The port in Alaska known as Icy Strait Point was specifically developed for cruise passengers to explore the area’s native Tlingit culture. It is located about 30 miles west of Juneau on Chichagoff Island and is owned and operated by the natives of the nearest town, Hoonah.

I meet Tyler Hickman from the Hoonah Totem Corporation who brings me to the Cookhouse restaurant directly on the waterfront. While we wait for our food, Tyler tells me how this port had previously housed a busy salmon cannery from 1912 into the 1950’s and was bought by the Hoonah Totem Corporation in the late 1990’s. The cannery has been restored and is now a museum that we will visit. But first, I get to devour a decadent reindeer blue burger that’s smothered in caramelized onions and a special Merlot sauce, as well as fabulous halibut fish & chips at this very historic waterfront eatery. It seems the restaurant was around during the cannery days and the workers all ate there. I wonder if they had the reindeer burger then?  We take a tour through the cannery and I’m amazed to see that many of the original machines are still in good condition and even operable.

Next, we head to another restaurant, Duck Point Smokehouse, but this time it’s not to eat, but to learn the special technique for smoking salmon with Johanna Dybdahl. Standing out on the porch by the water with magnificent scenery all around us, Johanna takes a large silver salmon that she carefully filets and cuts into strips. These are then put in a brine of salt, brown sugar and soy sauce. After about an hour in the brine, the strips are put on string or hooks and hung in the smokehouse until they are nicely smoked anywhere from 6 to 8 hours. Then the strips are cut and put into jars (if they’re not eaten first.) I get to try some freshly smoked strips and wow, they are divine.

I get more salmon to eat at Alaska’s Wildest Kitchen where Dodi Lunda makes a salmon dip out of sockeye salmon. Dodi spent a good part of her life as a commercial fisherwoman and now is a Chef and runs this cooking school. Her recipe involves mixing the salmon (with bones!), lemon, cream cheese, mayo, green onions, cilantro and liquid smoke. A dish like this is a staple in the Alaska wilderness.

I finish up with a Crabby Bloody Mary that Tlingit native, Minnie, admits is a meal in a drink. It has crab meat, beach asparagus, a snow crab leg, celery, pickle, lime and a huge peel-n’-eat shrimp. I’ve heard of bloody Mary’s with crab juice but this is by far a whole lot tastier and definitely warmed me up on a chilly day.

I’ve been excited to visit Sitka, since this was once the capital of Russian Alaska and I expect it to have many remaining influences from that time. It’s unfortunate that I arrive in the rain and it seems the whole day is going to be a bit gray. But I have a guide and a van so it shouldn’t be that much of a problem.

I meet with Tonia of Sitka Tribal Tours, a non-profit organization founded by the Sitka Tribe of Alaska, who are experienced in providing genuine and authentic tours of the town.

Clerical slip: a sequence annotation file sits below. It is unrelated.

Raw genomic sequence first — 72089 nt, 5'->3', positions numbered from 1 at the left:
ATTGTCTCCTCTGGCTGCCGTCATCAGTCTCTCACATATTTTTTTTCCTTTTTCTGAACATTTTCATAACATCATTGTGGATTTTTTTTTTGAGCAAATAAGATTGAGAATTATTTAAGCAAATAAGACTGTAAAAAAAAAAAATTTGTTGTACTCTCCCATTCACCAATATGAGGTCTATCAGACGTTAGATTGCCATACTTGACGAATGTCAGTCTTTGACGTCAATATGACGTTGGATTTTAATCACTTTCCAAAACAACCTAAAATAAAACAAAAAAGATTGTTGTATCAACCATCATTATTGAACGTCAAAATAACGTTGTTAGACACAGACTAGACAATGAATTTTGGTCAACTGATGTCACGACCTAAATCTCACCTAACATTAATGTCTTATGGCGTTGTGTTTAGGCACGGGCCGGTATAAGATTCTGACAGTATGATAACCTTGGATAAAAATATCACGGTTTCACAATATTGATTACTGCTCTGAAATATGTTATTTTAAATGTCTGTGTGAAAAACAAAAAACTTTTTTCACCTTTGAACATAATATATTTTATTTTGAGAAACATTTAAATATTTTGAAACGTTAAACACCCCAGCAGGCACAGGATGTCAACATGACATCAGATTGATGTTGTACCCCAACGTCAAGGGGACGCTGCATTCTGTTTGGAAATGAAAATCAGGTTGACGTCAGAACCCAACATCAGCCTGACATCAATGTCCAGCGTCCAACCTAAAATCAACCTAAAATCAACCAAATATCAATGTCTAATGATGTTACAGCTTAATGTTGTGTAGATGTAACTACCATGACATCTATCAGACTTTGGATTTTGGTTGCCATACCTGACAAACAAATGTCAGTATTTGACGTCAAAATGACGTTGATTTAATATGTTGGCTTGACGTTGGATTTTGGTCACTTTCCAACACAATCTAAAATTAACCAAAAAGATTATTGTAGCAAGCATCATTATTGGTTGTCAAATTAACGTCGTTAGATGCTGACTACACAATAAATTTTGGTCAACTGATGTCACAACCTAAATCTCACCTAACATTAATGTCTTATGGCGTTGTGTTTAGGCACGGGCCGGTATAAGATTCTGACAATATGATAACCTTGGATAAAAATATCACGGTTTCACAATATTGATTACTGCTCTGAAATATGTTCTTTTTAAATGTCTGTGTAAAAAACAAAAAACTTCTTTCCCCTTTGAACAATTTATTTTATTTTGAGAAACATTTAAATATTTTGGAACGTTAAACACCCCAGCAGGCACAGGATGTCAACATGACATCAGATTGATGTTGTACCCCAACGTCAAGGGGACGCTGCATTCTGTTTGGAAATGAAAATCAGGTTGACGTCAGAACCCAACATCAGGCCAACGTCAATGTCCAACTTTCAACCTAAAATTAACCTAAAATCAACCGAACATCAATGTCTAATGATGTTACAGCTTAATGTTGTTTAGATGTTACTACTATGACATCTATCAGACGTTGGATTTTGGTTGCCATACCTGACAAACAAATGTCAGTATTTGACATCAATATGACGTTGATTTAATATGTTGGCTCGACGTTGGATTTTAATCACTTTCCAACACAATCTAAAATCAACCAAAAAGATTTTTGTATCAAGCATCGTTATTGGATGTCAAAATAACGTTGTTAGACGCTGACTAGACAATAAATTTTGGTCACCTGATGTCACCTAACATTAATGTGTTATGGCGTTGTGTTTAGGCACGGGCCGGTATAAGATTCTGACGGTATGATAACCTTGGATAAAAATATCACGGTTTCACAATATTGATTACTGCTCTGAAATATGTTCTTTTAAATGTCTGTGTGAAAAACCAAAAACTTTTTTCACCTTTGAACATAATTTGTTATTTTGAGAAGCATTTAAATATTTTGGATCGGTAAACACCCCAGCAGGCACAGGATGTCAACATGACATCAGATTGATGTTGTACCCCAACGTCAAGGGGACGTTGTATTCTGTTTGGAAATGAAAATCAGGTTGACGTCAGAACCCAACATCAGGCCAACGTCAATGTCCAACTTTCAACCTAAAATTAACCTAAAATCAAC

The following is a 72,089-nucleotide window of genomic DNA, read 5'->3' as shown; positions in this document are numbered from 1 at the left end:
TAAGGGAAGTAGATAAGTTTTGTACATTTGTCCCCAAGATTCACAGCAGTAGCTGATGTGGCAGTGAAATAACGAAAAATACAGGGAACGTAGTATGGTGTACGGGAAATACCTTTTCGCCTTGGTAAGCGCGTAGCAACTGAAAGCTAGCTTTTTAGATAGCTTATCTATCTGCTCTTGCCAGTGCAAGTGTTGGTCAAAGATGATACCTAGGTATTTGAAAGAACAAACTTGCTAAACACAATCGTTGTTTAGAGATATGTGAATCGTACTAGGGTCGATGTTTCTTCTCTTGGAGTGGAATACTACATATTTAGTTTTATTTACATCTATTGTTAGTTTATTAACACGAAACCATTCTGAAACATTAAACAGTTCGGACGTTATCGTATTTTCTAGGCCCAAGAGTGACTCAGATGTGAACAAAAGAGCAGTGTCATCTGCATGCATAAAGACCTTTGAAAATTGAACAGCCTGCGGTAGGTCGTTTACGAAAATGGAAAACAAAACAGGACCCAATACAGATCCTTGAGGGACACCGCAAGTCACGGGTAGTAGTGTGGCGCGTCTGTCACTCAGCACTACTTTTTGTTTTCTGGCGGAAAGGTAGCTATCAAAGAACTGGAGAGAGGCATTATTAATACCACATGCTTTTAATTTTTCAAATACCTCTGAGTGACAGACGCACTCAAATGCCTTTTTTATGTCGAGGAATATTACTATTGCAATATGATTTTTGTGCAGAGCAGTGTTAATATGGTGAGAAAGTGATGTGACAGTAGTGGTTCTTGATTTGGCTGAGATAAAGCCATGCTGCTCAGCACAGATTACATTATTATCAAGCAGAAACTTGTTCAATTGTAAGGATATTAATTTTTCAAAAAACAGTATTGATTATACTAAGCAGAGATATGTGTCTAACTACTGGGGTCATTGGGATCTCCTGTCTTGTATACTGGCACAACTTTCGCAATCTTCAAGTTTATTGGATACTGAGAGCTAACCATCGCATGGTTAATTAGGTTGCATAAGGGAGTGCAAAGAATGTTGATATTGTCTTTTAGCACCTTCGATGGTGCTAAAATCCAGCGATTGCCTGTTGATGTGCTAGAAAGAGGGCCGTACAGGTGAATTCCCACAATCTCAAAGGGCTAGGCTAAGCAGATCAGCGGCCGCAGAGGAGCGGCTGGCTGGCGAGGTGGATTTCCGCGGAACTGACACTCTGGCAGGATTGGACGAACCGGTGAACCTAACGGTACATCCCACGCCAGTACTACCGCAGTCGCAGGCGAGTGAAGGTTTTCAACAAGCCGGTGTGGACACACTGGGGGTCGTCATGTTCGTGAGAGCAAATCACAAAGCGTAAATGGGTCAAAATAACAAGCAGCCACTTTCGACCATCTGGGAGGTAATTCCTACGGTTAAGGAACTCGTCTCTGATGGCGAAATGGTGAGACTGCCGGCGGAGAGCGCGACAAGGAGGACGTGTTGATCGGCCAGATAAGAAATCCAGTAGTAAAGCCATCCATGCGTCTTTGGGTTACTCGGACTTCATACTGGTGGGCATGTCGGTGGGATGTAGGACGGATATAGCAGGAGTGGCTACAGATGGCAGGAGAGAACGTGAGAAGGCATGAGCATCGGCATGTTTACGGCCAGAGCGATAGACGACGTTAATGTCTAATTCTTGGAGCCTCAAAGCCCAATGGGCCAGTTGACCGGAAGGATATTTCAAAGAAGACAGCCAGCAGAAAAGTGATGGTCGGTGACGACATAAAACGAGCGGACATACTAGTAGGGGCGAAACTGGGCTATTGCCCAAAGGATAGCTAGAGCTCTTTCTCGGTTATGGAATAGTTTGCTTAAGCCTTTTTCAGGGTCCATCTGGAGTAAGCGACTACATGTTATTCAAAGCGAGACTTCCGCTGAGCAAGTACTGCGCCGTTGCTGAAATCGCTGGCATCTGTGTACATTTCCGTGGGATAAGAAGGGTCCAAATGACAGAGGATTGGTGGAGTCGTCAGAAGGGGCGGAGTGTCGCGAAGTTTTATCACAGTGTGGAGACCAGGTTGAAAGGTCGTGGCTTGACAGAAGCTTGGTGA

Tonia brings us to our first stop, Bayview Pub, owned by the husband and wife team of Tony & Patty Buak. The couple had a vision to create a relaxed and welcoming place with great bar food and drink. Tony, who is a trained chef, explains to me how they will only use the freshest and highest quality products, including natural beef and locally caught seafood. I am served juicy and tangy chicken wings that have been brined for 24 hours, then seasoned and smoked, along with their beer-dipped, lightly breaded rockfish fish and chips.

Downstairs from the pub is a shop selling handcrafted sea salt made in Sitka. The Alaska Pure Sea Salt Company produced the first flake sea salt in North America!  Besides the original sea salt, there are also flavor-infused varieties like spruce tip, alder wood, smoked and even blueberry. 

I now have a cooking date with Chef Edith Johnson ofOur Town Catering. We meet at the Alaska Native Brotherhood Hall, or Sitka Camp No. 1, located in a historic house dating back to 1914.  The Brotherhood was founded in 1912 by Tlingit natives as a way to fight racism and discrimination, and has grown across Alaska amongst other tribes to  bring about positive change for native Alaskans. This hall is a prominent part of Sitka life and was declared a National Historic Landmark in 1987.  Chef Edith prepares a smoked salmon dip that gets topped with herring eggs for texture. She mixes cream cheese, smoked salmon, lemon juice, onion, dill, salt and pepper. The herring eggs are attached to a hemlock branch and are served either raw or quickly cooked in boiling water. They remind me of caviar and definitely add a unique crunch to this simple dip.

Tonia doesn’t want me to miss seeing (and partaking in) a performance by the Naa Kahidi Dancers who perform traditional songs and dance handed down through the generations. It’s a nice break before I am ready to eat again.

The final meal is at the marvelous Ludvig’s Bistro, a rustic, Mediterranean seafood restaurant.  I accompany Chef Colette into the kitchen to see how she prepares one of her favorite (and Tonia’s) scallop dishes. She uses weathervane scallops from the Gulf of Alaska, sears them in oil and butter, adds capers, shredded prosciutto, white wine, marsala, then serves them over a bed of greens, topped with truffle oil.  She also prepares her prawns arrabiatta, thereby finishing the day with these absolutely mouthwatering dishes.